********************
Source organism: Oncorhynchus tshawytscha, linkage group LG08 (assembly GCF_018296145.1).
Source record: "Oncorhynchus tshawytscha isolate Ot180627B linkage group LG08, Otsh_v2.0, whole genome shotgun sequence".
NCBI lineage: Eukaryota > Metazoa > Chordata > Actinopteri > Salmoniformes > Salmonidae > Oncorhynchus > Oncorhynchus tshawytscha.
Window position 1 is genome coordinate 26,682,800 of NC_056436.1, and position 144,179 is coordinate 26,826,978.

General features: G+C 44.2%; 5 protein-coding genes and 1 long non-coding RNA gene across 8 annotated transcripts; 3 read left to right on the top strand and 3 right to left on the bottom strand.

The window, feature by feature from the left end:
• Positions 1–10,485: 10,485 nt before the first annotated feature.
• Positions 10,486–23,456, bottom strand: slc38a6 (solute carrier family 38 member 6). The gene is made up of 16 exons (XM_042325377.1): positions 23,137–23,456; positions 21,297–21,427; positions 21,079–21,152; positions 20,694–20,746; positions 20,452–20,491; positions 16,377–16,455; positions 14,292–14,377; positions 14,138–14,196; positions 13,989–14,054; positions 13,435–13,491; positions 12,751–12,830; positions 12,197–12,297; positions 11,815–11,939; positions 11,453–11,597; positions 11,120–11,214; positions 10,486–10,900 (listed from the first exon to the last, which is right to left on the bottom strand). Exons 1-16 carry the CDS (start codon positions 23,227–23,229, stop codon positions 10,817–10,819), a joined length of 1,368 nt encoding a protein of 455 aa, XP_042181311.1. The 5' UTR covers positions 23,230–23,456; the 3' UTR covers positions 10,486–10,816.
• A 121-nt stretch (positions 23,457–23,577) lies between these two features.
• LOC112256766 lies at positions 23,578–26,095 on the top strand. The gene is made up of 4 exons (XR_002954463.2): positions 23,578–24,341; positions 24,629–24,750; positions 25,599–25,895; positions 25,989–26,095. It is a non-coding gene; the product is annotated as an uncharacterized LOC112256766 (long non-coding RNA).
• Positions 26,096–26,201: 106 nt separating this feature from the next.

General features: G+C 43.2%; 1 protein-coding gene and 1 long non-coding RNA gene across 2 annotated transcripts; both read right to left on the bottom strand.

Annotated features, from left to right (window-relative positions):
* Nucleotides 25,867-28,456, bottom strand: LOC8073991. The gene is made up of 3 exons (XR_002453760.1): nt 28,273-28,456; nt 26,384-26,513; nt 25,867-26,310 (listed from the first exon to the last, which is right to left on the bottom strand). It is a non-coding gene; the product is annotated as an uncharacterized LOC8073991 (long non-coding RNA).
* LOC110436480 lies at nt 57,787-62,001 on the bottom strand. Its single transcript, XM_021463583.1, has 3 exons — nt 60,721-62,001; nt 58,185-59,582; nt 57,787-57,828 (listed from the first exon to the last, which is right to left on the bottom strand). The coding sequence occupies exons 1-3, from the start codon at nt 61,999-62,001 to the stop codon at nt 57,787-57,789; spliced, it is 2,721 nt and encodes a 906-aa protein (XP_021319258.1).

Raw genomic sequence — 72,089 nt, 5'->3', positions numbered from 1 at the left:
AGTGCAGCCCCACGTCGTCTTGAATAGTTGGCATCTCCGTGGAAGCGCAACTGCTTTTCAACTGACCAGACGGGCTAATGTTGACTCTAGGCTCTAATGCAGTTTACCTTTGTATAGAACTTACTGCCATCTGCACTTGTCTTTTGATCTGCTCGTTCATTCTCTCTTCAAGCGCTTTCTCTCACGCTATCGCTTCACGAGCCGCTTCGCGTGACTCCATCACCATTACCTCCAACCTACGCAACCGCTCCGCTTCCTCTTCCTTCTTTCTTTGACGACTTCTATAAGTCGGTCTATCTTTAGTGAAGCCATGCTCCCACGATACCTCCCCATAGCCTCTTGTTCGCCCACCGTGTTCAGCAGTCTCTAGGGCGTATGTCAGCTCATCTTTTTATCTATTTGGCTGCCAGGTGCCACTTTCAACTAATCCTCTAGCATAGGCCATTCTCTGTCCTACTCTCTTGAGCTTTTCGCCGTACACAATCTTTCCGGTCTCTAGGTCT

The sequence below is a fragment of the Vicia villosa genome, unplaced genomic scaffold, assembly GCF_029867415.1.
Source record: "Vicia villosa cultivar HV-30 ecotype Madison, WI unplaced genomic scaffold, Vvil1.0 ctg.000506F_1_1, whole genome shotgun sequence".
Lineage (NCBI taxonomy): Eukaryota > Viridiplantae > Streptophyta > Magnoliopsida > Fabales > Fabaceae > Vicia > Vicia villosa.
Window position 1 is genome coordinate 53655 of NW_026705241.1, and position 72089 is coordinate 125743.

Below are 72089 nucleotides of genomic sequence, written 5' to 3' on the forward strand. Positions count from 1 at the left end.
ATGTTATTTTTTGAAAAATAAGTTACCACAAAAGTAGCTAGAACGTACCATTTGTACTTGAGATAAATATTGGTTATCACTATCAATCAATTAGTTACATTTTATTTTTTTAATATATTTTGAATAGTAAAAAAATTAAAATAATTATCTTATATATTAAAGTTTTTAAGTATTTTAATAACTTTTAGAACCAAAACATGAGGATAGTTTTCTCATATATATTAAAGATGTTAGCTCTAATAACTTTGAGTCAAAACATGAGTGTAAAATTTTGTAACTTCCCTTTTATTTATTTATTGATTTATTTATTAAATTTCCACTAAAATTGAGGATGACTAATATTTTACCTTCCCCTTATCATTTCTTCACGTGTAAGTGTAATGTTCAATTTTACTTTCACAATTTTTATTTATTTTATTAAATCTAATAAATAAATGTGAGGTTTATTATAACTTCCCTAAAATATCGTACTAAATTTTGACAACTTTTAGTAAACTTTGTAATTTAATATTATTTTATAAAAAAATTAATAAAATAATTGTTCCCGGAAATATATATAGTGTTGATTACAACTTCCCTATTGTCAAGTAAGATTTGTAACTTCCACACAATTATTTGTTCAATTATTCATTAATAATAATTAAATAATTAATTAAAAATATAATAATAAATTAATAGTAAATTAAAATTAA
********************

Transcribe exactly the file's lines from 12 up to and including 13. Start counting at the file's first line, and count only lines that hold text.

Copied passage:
General features: G+C 43.2%; 1 protein-coding gene and 1 long non-coding RNA gene across 2 annotated transcripts; both read right to left on the bottom strand.

Annotated features, from left to right (window-relative positions):